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PHILIPPINE SUPREME COURT DECISIONS

FIRST DIVISION

[G.R. No. 106208. February 2, 1993.]

RICARDO V. TUGONON, Petitioner, v. THE HON. COURT OF APPEALS and PRIMITIVO MASLOG, Respondents.

Tomas D. Abapo, Jr. for Petitioner.

Sulpicio Tinampay for private-respondent.


SYLLABUS


1. CIVIL LAW; SPECIAL CONTRACT, LEASE; ERROR IN IDENTIFYING THE LOT SUBJECT THEREOF; DOES NOT RENDER THE CONTRACT NULL AND VOID; CASE AT BAR. — In this petition for review, the lone issue raised by the petitioner is whether or not the Court of Appeals correctly found that despite the error in identifying the lot subject of the lease as Lot No. 359-A-2 instead of Lot 359-C (the lot adjudicated to Irene Maslog, mother of the private respondent), which was the lot leased to Tugonon, did not render the lease contract null and void. This issue is factual. Notwithstanding the erroneous designation in the lease contract, the parties intended a particular part of Lot 359-C to be the object of their contract. While it is true that the contract did not mention the TCT number, the tax declaration number and assessed value of the leased lot, both parties understood that Lot 359-C was the subject of the lease. The letter dated October 3, 1976 jointly sent by Tugonon and the private respondent to Miguelita Maslog Chavez requiring her to remove her encroachment on Tugonon’s Lot 359-D mentioned Lot 359-C as private respondent’s lot. The Court of Appeals furthermore observed that: if, as defendant-appellee Tugonon claimed, he could not identify the exact location of the leased land, "why did he allow another [Hongayo] to put up a store therein?" (p. 70, Rollo)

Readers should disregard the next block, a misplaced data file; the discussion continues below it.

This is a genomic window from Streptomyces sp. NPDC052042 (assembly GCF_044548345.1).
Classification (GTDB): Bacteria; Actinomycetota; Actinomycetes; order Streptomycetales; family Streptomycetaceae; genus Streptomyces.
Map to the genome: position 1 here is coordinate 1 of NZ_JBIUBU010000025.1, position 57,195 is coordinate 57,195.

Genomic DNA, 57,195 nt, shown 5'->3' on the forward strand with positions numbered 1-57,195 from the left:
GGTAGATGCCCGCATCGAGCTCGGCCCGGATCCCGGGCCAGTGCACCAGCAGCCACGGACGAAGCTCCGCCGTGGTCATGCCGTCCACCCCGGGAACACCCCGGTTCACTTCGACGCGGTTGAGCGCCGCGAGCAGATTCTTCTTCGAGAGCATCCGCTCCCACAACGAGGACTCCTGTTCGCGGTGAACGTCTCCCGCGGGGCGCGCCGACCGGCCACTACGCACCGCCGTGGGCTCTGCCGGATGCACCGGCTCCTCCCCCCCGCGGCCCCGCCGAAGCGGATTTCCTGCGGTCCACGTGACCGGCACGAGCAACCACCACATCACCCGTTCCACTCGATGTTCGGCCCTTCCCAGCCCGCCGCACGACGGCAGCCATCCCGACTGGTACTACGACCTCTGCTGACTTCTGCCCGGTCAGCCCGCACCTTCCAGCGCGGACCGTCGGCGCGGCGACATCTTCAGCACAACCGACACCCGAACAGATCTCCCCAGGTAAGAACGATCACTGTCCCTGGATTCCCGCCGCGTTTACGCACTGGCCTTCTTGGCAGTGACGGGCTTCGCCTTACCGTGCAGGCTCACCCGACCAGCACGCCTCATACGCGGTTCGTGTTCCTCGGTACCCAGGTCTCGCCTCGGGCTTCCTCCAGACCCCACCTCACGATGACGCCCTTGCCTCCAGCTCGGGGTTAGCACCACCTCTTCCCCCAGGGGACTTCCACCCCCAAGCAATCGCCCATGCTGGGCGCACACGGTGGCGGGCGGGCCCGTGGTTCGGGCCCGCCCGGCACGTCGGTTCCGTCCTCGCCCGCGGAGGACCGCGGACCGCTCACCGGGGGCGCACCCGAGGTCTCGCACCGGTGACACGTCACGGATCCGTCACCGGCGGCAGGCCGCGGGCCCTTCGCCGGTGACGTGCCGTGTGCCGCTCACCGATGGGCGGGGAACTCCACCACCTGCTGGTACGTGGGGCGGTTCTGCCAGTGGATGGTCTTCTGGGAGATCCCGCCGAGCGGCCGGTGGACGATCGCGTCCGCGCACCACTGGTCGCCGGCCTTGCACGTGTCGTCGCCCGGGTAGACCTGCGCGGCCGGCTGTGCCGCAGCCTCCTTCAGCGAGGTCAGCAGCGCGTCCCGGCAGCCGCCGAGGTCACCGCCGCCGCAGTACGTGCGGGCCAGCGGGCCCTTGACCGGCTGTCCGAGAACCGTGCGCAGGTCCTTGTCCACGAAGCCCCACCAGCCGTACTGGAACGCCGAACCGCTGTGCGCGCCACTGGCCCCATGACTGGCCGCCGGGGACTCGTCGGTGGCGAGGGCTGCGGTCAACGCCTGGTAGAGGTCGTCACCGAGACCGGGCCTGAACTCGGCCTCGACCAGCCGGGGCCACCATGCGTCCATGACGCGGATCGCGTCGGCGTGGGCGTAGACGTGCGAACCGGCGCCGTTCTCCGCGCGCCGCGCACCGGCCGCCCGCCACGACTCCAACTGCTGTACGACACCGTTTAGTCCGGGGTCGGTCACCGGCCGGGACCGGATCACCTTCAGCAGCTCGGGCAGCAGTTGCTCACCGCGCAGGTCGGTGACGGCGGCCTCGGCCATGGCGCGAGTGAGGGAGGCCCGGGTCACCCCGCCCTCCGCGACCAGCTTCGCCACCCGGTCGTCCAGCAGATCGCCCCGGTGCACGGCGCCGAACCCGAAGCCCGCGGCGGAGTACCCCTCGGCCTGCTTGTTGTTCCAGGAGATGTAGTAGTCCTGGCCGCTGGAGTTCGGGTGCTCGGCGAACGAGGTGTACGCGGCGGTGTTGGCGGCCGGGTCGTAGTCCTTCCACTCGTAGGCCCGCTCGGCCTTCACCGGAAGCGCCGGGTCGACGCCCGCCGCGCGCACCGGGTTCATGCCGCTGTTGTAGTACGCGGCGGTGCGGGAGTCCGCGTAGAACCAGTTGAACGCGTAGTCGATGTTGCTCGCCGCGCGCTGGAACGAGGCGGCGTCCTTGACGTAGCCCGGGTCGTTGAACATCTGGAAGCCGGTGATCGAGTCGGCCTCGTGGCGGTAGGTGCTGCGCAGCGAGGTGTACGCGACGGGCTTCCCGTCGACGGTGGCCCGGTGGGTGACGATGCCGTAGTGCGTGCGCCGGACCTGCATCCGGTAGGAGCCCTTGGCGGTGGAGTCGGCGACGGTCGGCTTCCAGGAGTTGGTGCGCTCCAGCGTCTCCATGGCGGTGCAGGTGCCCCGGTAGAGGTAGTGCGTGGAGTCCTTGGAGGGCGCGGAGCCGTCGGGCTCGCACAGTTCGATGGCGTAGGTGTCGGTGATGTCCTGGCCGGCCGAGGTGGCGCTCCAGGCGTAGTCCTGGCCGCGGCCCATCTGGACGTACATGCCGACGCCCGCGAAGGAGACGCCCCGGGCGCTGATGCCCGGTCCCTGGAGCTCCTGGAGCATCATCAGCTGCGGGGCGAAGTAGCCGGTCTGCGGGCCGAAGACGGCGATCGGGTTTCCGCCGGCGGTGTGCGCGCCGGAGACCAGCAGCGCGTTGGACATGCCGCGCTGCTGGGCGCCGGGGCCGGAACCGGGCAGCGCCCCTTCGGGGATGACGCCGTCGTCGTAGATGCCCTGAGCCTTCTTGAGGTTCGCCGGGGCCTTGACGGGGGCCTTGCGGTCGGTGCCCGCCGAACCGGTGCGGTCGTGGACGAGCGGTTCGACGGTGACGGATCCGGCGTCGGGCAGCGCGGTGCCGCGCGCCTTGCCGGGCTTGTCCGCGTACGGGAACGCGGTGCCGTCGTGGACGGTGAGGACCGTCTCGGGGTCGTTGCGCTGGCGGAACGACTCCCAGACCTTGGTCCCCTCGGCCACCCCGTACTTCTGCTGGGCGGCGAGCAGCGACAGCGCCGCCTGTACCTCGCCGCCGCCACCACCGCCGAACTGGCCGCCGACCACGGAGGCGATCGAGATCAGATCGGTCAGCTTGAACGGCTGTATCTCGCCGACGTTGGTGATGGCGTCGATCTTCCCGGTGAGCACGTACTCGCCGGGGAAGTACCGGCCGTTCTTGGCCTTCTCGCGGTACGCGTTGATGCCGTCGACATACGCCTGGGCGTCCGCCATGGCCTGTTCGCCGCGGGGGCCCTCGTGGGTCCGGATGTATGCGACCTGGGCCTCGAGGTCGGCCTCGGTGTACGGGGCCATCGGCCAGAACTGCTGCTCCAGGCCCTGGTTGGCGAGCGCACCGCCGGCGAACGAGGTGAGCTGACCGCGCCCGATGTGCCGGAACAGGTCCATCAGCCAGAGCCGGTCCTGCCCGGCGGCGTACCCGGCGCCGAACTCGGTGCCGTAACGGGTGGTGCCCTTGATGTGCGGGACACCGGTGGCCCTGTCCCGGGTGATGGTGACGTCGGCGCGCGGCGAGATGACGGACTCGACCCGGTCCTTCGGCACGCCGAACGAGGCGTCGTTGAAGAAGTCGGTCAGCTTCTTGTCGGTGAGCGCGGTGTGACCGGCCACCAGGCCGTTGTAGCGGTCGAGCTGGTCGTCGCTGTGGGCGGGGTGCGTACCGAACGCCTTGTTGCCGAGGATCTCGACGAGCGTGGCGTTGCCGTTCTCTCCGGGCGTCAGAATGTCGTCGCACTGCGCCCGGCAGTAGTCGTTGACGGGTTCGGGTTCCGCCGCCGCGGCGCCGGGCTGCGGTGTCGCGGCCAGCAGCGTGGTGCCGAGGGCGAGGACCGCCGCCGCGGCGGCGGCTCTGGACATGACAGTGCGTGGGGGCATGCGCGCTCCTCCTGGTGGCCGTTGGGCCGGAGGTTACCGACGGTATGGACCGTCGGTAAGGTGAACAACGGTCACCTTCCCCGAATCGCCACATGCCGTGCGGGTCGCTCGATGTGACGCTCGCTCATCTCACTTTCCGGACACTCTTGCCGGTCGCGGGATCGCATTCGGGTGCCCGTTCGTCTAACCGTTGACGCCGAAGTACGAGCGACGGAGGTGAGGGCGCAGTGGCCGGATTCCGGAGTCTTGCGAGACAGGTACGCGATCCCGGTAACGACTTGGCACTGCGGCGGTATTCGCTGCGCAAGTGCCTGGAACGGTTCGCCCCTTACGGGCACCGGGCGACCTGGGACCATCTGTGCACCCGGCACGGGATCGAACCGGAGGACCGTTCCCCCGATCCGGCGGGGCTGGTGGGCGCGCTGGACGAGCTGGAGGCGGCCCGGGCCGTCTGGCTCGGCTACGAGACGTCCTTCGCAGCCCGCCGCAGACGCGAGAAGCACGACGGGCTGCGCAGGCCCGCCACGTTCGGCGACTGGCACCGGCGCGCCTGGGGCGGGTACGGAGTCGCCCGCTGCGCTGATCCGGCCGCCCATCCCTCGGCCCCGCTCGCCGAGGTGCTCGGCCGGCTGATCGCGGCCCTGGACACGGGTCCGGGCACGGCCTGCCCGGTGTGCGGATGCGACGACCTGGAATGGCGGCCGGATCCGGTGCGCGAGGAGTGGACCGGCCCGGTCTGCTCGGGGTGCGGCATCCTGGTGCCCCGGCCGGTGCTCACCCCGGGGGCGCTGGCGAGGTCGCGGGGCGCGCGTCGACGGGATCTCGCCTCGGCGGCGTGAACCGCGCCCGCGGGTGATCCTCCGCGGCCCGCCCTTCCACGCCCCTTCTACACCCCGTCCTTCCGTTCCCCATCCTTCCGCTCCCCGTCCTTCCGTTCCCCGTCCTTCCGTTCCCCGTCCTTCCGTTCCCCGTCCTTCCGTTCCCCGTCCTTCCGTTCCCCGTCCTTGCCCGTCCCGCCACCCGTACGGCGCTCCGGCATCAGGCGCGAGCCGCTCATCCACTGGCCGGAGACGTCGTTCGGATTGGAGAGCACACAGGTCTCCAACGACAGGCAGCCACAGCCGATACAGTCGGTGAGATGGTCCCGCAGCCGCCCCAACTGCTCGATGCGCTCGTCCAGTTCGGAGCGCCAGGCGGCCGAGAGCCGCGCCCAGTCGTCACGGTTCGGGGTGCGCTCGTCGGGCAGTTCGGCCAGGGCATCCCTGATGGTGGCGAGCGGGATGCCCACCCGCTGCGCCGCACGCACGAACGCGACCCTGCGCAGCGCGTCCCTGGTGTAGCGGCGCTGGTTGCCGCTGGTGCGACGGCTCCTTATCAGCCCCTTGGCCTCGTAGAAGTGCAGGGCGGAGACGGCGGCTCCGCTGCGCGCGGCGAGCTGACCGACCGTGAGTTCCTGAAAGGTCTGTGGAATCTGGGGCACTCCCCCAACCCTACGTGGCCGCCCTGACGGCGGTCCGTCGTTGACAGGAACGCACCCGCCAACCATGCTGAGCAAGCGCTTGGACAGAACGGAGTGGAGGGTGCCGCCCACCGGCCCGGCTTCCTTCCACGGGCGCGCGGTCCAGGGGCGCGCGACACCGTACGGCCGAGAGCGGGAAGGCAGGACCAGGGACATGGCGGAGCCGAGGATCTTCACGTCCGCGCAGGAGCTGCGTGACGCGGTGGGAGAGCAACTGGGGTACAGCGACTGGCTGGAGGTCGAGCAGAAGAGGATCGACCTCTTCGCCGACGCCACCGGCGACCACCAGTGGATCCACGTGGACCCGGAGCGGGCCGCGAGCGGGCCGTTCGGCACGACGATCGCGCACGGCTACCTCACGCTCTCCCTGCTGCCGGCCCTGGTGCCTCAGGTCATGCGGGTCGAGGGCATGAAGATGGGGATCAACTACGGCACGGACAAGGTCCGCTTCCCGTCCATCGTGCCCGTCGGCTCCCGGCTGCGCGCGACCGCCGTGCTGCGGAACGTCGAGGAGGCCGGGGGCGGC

D E C I S I O N


GRIÑO-AQUINO, J.:


In this petition for review on certiorari, petitioner assails the decision of the Court of Appeals reversing the earlier judgment of the Regional Trial Court of Bohol, Branch 2, dated August 30, 1988, which had ordered the private respondent to reimburse petitioner for the rentals that the latter had paid and to pay actual and moral damages, attorney’s fees and costs. The main issue raised by the petition is whether the subject matter of the contract of lease dated July 13, 1966 was certain and identified as Lot 359-A-2, a parcel of land with an area of 34 sq.m. in Tagbilaran, Bohol.

The factual antecedents of this case are stated in the decision of the Court of Appeals as follows:jgc:chanrobles.com.ph